"In the wasteland of a destroyed city, I and all my friends were handed our lives. And there remains a chance, however small, that in a potlatch of destruction we will discover the elusive national soul. While you hope and pray for a new world, we will be in the streets answering those prayers. And who answers prayers, but gods?

SF: Wow, I wrote that! It’s wild reading the things I wrote when I was younger. The passion and the militancy are those of a younger man. Don’t get me wrong. Nothing needs to be corrected, or retracted in any way. But if I addressed those topics today, the result would sound different.
Back then, I imagined there was a “big other,” as the philosophers say — a sort of “bad father” -- who was ruining the fun, who was harshing our vibe, and if we could just take that person out (or dismantle that group or institution), we’d have it made. I take it this was a common thought on the left. But after many years of examining the situation coldly, I no longer think that there is a big other. The problem is us. That’s why the great revolutions of the 20th century failed. There is no big other. It’s us.

                        SKYLAR FEIN, Red FDR/Fried Chicken, 2011, screenprint on plaster and wood, 16 x 11.5 inches

Wednesday, April 15, 2015

MEL CHIN Announced As Guggenheim Fellowship Winner for 2015

MEL CHIN, Cabinet of Craving, 2011, white oak, antiques English bone ware, footed silver tray, steel, pigment dye, shellac, 108 x 168 x 168 inches

This year’s new Guggenheim fellowship winners in the US and Canada have been announced. There were a total of 173 fellows chosen from over three thousand applicants. Fine arts recipients include Mel Chin, Mary Kelly, and Tim Hawkinson, among others.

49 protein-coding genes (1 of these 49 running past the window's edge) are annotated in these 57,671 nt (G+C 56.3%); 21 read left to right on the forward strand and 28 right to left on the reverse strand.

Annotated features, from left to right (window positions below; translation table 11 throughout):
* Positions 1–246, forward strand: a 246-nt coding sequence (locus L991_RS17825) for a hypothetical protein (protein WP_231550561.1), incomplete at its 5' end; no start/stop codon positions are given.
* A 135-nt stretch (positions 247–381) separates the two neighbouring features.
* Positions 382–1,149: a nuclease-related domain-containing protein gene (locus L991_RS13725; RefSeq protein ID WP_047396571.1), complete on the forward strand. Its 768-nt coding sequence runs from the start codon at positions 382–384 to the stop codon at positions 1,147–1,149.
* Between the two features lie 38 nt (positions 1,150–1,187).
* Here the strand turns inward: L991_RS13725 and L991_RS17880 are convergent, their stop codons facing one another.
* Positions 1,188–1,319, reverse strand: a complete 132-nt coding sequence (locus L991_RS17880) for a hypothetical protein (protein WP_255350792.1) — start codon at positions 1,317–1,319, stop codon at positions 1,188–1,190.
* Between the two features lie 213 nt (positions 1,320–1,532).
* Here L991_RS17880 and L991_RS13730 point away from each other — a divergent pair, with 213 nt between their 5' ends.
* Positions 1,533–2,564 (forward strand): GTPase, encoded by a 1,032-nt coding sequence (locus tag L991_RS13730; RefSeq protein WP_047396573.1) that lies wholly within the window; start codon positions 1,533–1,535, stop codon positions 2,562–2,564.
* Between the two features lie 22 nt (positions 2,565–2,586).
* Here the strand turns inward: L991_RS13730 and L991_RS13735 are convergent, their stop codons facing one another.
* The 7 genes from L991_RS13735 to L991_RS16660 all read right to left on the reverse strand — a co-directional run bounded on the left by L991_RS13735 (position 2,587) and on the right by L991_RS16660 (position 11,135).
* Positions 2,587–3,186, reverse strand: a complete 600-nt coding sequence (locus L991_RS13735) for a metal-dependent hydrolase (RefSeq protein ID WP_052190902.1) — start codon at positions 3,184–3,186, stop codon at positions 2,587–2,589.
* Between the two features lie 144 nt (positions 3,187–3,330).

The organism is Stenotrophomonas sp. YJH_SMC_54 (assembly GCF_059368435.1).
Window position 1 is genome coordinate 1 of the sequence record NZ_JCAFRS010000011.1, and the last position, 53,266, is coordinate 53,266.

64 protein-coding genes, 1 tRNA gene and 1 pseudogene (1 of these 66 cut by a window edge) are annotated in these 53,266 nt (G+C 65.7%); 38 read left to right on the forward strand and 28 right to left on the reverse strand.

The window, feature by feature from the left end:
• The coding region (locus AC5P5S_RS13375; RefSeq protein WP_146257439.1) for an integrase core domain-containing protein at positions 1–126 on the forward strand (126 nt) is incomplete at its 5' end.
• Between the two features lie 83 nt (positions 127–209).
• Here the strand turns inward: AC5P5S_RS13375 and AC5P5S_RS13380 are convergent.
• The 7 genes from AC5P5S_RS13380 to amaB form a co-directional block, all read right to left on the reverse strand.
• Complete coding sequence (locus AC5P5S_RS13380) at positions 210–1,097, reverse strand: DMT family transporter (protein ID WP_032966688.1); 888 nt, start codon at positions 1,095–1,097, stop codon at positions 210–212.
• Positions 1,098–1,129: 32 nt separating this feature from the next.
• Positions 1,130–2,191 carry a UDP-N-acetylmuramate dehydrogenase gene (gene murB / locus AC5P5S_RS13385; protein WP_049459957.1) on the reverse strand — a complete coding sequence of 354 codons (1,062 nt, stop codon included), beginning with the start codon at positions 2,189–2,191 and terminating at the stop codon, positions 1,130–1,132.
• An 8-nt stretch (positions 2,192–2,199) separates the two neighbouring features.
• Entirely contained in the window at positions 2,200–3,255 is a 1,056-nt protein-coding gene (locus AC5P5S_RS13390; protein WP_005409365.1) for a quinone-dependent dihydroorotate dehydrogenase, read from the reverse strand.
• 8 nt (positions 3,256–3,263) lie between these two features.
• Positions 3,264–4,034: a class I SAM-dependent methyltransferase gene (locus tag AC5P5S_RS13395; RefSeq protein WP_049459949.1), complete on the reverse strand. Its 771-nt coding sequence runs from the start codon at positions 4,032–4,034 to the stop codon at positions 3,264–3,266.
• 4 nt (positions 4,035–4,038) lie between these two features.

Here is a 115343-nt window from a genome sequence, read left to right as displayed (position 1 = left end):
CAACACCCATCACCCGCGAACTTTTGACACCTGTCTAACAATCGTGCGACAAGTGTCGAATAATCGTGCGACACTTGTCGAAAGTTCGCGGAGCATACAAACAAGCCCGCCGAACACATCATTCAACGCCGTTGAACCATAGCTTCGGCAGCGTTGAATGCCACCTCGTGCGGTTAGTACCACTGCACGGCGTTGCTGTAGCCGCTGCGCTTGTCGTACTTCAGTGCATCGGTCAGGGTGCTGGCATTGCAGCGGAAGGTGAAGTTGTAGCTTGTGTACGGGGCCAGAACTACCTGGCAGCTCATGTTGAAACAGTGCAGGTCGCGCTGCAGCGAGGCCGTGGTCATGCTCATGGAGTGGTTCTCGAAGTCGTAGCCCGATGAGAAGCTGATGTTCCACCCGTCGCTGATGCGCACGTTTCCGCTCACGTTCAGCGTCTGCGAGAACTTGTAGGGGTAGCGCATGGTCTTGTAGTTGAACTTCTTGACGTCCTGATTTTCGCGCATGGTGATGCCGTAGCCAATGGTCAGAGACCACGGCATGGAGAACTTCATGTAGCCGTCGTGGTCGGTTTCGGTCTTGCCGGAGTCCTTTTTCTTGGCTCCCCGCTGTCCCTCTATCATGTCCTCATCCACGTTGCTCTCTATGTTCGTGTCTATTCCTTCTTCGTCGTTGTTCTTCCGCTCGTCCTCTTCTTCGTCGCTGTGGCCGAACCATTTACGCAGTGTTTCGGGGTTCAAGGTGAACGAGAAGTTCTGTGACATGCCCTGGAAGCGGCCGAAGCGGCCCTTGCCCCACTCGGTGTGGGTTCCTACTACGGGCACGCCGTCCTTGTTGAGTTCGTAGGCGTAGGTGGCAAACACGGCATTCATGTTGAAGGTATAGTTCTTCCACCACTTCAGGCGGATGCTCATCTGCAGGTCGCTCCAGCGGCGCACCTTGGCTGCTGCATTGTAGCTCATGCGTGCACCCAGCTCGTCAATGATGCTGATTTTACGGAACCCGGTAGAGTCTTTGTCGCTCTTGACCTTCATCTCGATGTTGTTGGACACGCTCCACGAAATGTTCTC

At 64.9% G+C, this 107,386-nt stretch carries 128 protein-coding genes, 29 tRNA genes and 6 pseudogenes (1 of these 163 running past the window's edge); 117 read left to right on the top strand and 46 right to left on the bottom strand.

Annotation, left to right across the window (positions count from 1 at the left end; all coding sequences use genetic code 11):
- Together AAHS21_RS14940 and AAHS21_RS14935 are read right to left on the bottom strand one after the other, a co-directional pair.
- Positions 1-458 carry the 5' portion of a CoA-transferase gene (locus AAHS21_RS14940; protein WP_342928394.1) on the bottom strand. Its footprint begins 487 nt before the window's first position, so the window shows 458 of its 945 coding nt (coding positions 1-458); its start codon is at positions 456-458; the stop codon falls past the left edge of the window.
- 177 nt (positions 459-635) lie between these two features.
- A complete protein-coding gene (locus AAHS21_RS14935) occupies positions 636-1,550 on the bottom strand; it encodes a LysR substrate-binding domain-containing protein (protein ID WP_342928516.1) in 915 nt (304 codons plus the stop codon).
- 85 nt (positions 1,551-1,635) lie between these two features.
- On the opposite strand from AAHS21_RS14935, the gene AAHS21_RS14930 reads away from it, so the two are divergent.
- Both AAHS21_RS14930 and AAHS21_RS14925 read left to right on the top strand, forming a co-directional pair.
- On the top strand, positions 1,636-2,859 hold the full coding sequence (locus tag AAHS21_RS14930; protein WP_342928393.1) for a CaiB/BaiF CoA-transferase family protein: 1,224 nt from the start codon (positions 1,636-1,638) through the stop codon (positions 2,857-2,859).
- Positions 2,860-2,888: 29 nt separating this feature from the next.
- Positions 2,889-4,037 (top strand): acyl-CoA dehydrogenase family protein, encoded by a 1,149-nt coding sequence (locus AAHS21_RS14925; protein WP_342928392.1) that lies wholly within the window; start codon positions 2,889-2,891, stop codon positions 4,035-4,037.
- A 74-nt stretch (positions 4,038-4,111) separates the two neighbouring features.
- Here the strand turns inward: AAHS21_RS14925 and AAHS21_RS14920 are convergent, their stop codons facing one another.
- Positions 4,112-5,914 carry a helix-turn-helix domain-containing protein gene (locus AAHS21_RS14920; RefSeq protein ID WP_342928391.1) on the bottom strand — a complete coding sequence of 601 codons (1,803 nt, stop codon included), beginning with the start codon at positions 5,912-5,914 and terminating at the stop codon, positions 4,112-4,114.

Guggenheim Fellowships are grants that have been awarded annually since 1925 by the John Simon Guggenheim Memorial Foundation to those "who have demonstrated exceptional capacity for productive scholarship or exceptional creative ability in the arts".

Founded in 1937, the Solomon R. Guggenheim Foundation is committed to innovation by collecting, preserving, and interpreting modern and contemporary art, while simultaneously exploring ideas across cultures through exhibitions, educational and curatorial initiatives, publications, and digital platforms. Dedicated to engaging both local and global audiences, the Solomon R. Guggenheim Foundation has built an international community of architecturally and culturally distinct museums. Initiated in the 1970’s by the addition of the Peggy Guggenheim Collection, Venice, this international network has since incorporated the Guggenheim Museum Bilbao (opened 1997), the Deutsche Guggenheim in Berlin (1997–2013), and the Guggenheim Abu Dhabi, currently in development. Each museum in the Guggenheim constellation combines distinguished architecture with great artworks, a tradition that has become a Guggenheim hallmark. Looking to the future, the Guggenheim Foundation continues to forge international collaborations that take contemporary art, architecture, and design beyond the walls of the museum.

Friday, April 10, 2015


HANNAH CHALEW, Balfour, gouache and thread on handmade paper

New Orleans-based artist Dan Tague, well known for his political folded dollar bill photographs, brings Pulp Fictions to the Contemporary Arts Center (CAC), New Orleans.

Pulp Fictions features new works by a group of artists, long-identified with New Orleans, who work with paper in their studio practice. In collaboration with Dieu DonnĂ© Papermill—a New York City-based nonprofit dedicated to the creation, promotion, and preservation of new contemporary art utilizing the hand papermaking process—Tague and the six artists he selected for this project manipulated handmade sheets of paper from pulp to create the works on view.

Having debuted early this year at the Dieu Donné Gallery, New York, Pulp Fiction returns home to New Orleans, featuring artists Hannah Chalew (Detroit), Teresa Cole (New Orleans), Margaret Evangeline (New York), Jeffrey Forsythe (Chicago), Daphne Loney (New Orleans), Christopher Saucedo (Brooklyn), and Dan Tague (New Orleans).

Join the CAC for the exhibition opening reception April 16, 2015, from 6–8pm.